The reason Trump dropped his Florida resort as the next G7 venue is the opposite to the one he tweeted

Win McNamee/Getty ImagesPresident Donald Trump and Vice President Mike Pence during a conference call on Friday.
  • President Donald Trump on Saturday reversed his decision to host the G7 summit at his Trump National Doral Miami resort in Florida.
  • Though he blamed the reversal on Democrats and the media, the switch was actually prompted by irate Republicans, sources told The Washington Post and The New York Times.
  • The decision to host the event at the resort, announced last Thursday, prompted accusations of corruption.
  • Visit Business Insider’s homepage for more stories.

President Donald Trump reversed his decision to host the next G7 summit at his private golf club after being told that Republicans objected to the idea, an administration official told The Washington Post.

According to the official, the president spoke with conservative allies by telephone over the weekend and was told that Republicans were struggling to defend him on multiple fronts.

He later announced that he would not be hosting the summit at his resort in Doral, Florida, contrary to what he said a few days earlier.

The New York Times also reported that the reversal was prompted by Republican opposition. The outlet said Trump had been told that moderate party lawmakers gathered for a meeting at Camp David could not defend the decision.

The reports contradict the explanation for the decision given in tweets by the president Saturday, in which he said he abandoned the plan because of what he called “crazed and irrational” hostility from Democrats and the media.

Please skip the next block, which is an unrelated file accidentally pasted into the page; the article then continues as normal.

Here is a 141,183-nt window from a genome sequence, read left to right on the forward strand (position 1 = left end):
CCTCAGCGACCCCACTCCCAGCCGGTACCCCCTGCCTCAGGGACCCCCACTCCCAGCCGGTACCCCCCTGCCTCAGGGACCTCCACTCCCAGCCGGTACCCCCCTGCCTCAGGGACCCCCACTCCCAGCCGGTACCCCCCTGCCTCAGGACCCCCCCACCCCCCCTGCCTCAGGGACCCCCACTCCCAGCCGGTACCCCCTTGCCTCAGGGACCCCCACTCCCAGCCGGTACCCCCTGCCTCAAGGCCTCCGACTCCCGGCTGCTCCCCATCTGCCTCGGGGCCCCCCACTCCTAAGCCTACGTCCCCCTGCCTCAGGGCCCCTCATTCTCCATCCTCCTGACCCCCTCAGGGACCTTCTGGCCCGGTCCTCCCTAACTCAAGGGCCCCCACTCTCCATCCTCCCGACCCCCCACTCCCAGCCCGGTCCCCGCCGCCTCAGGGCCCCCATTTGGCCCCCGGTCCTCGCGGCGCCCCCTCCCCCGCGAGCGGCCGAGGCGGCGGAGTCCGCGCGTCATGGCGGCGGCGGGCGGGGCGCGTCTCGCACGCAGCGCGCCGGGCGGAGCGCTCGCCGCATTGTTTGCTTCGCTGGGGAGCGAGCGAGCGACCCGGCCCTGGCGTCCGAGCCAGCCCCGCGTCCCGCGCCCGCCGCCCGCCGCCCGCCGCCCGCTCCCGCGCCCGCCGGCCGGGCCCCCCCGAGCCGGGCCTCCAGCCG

Bowing to objections from Republicans would appear to acknowledge that legitimate concerns over the original choice do exist.

The White House did not immediately respond to a request for comment on the report.

The decision to host the event at the golf course was announced by the acting White House chief of staff, Mick Mulvaney, at a press conference last week, igniting another controversy for the White House.

The president is already struggling to battle an impeachment inquiry and widespread criticism of his decision to withdraw US forces from Syria.

The president is reliant on the support of moderate congressional Republicans in the impeachment battle.

House Democrats were quick to accuse the president of seeking to corruptly profit from his office after last week’s announcement and said the decision would form part of their impeachment inquiry.

“Once again, Donald Trump is using the office of the presidency and our relationships with some of our closest allies to enrich himself,” said Sen. Sheldon Whitehouse, a Rhode Island Democrat. He backed legislation from Democrats introduced last week to block the move.

“The founding fathers worried about perks flowing to a corrupt president, but they could have never dreamt of corruption this brazen.”

Mulvaney, when announcing the venue of the summit last week, said Trump would make the resort available “at cost” and would not profit.

Critics said the resort would clearly benefit from the windfall of publicity even if it made no profit on paper.

A decision to withdraw US troops from Syria and effectively abandon the US’s Kurdish allies has also drawn bipartisan condemnation, including from Republican congressmen such as Sen. Lindsey Graham, usually a Trump ally.

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